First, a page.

You are the one who holds with both hands the great sweet wort,
Brewing with honey and wine.
Ninkasi, you are the one who pours out the filtered beer of the collector vat,The Hymn to Ninkasi
It is like the onrush of Tigris and Euphrates.
Depending on who you ask, early humans cultivated grain for beer before bread. No one knows for sure when or how we discovered fermented cereal could make us feel silly, but ingesting it became a priority once we did. It’s possible that wild, airborne yeasts spontaneously fermented certain grains and an adventurous soul went ahead and ate them. If so — cheers to you, unknown tippler.
Whatever the origin, beer has been a big deal ever since. Long before people first contemplated fractions or figured out how to fashion a wheelbarrow, booze abounded. It was so important, even the gods got involved.
Which helps explain why Sumer, one of the first civilizations in the world, called the mother of all creation Ninkasi.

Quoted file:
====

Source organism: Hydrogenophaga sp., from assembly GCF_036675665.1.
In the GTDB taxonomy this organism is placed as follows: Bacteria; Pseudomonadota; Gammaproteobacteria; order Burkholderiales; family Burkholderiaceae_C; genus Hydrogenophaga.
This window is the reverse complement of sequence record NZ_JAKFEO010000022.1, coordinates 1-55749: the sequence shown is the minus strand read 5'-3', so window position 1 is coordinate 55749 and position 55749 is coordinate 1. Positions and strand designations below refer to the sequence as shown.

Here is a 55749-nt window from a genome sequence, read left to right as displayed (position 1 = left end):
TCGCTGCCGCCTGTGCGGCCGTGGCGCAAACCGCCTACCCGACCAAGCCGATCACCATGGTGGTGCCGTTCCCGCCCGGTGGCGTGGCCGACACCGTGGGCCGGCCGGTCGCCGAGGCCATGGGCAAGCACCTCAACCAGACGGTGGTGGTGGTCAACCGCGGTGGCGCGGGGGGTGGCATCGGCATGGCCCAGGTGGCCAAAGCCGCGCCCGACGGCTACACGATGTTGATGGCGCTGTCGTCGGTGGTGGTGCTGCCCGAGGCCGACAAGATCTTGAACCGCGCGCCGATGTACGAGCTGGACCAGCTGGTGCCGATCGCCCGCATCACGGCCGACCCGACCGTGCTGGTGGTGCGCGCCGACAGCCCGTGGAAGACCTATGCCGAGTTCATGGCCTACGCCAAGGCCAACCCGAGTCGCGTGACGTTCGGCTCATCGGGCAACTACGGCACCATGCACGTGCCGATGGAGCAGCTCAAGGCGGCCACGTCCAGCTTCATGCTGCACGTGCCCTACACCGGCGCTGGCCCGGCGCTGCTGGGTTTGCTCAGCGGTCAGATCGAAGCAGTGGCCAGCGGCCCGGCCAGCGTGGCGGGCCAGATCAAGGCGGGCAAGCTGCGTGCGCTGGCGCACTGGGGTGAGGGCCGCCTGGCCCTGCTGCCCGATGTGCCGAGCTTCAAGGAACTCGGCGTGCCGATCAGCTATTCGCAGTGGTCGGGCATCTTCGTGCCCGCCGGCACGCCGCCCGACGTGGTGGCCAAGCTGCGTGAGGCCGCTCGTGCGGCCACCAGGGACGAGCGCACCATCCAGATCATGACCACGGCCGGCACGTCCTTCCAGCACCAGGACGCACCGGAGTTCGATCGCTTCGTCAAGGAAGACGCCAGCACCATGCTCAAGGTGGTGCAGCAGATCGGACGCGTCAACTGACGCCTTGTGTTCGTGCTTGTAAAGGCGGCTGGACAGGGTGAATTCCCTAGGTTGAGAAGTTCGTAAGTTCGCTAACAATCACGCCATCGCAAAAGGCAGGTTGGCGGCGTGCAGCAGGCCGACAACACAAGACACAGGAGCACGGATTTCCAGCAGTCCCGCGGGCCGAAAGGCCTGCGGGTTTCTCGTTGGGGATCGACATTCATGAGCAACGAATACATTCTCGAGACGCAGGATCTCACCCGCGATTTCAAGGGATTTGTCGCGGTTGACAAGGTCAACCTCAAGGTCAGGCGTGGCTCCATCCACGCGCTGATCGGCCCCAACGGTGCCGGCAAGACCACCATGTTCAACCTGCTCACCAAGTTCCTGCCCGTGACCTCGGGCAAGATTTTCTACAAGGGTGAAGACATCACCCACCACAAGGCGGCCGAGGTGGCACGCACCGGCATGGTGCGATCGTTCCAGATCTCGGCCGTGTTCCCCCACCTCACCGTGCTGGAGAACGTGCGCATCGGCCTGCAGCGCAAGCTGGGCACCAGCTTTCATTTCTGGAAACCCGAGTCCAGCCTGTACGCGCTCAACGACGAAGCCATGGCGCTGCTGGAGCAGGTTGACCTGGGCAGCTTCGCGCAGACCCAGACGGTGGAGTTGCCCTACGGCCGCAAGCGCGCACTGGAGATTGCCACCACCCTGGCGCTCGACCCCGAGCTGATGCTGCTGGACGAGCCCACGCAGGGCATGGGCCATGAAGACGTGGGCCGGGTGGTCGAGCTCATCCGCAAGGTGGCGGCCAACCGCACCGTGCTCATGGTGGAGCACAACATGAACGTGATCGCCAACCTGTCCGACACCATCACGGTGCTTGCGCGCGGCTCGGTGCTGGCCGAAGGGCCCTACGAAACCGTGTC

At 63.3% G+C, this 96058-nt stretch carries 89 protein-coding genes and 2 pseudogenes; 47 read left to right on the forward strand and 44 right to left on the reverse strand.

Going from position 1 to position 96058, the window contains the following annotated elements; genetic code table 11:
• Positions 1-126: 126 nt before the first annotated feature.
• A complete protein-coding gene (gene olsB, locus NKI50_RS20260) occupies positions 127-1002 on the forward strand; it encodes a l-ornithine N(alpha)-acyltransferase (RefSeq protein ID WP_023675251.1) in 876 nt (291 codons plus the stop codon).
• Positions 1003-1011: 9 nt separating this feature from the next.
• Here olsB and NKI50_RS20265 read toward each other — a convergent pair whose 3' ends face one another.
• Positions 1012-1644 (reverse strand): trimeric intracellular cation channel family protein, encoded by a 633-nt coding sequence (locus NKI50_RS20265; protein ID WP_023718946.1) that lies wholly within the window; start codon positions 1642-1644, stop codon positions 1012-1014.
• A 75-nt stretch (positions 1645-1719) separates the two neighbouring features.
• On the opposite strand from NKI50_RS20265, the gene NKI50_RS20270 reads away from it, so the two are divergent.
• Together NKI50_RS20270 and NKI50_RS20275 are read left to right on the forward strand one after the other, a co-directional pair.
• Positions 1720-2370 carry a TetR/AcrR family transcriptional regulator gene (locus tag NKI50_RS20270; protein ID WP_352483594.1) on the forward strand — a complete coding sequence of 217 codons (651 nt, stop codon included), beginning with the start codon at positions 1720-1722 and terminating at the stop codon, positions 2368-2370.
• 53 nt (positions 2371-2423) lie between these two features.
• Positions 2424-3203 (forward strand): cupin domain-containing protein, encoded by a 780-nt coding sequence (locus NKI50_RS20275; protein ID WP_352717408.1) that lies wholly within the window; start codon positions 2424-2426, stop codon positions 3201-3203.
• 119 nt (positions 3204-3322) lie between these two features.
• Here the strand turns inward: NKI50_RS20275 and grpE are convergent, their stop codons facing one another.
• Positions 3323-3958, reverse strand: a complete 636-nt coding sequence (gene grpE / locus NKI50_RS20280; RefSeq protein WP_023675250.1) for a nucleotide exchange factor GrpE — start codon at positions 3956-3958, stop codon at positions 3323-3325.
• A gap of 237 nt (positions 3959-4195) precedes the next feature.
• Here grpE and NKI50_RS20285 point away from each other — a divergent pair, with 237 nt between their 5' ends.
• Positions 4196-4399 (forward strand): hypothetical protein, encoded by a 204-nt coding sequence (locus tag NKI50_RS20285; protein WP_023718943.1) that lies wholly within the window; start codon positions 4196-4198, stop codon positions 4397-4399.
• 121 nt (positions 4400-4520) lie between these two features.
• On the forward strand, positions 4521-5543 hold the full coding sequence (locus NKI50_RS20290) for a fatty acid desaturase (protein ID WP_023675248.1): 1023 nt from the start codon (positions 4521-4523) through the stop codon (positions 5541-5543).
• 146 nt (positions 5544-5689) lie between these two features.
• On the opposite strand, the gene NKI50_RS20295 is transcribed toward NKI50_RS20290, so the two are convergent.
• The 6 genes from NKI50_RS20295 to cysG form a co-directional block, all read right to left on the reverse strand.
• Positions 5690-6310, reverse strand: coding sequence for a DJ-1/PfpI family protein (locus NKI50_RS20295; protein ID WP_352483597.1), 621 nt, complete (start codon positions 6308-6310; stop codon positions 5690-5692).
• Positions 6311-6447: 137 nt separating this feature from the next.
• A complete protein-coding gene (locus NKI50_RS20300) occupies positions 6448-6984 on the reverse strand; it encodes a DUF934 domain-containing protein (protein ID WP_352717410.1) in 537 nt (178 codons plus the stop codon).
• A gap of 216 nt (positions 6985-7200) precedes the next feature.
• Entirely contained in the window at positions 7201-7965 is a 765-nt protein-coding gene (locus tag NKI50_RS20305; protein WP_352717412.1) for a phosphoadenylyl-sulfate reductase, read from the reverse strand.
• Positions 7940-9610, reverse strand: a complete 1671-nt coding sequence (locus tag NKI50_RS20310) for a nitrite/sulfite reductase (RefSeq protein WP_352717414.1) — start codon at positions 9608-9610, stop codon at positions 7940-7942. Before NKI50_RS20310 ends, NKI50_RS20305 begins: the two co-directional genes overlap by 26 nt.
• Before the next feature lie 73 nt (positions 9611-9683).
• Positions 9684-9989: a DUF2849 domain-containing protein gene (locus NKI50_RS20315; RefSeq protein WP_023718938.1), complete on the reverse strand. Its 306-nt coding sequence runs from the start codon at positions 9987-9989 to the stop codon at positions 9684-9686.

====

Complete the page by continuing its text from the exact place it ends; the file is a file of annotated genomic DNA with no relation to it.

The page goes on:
Born of sparkling freshwater, Ninkasi’s job was to fill the mouth, satisfy desire, and sate the heart. She oversaw procreation, fertility, seduction, and war. She also happened to be in charge of brewing beer and whipped up a batch daily.
The Brewess With the Best
Ninkasi bore nine children and named each one after an intoxicating drink or its effects. So of course that included “the boaster” and “the brawler.” The family called Mount Sâbu home, and from there Ninkasi oversaw the constant creation of fermented beverages to supply Sumerian temples with endless tipples.
Come spring, Ninkasi made the grain grow — a crucial staple at the heart of many a Sumerian ritual. In the ancient drinking song A Hymn to Ninkasi, Sumerians regaled listeners with one of the oldest brewing recipes recorded. The song also waxed poetic on this most sacred of drinks, and how it provided a joyful mood and happy (notice they didn’t say healthy) liver. Safe to say, beer and bread were always on the menu.
From Ninkasi and various other supernatural mothers of things bubbly and bliss-inducing, legions of ladies continued the brewing tradition for hundreds of years.
Brewing routinely fell to the fairer sex in cultures worldwide, from Babylon and Taiwan to Japan, Colombia, Scandinavia, and Tanzania. People viewed it as an extension of cooking, baking, hosting, and keeping the home — all things women were pro at.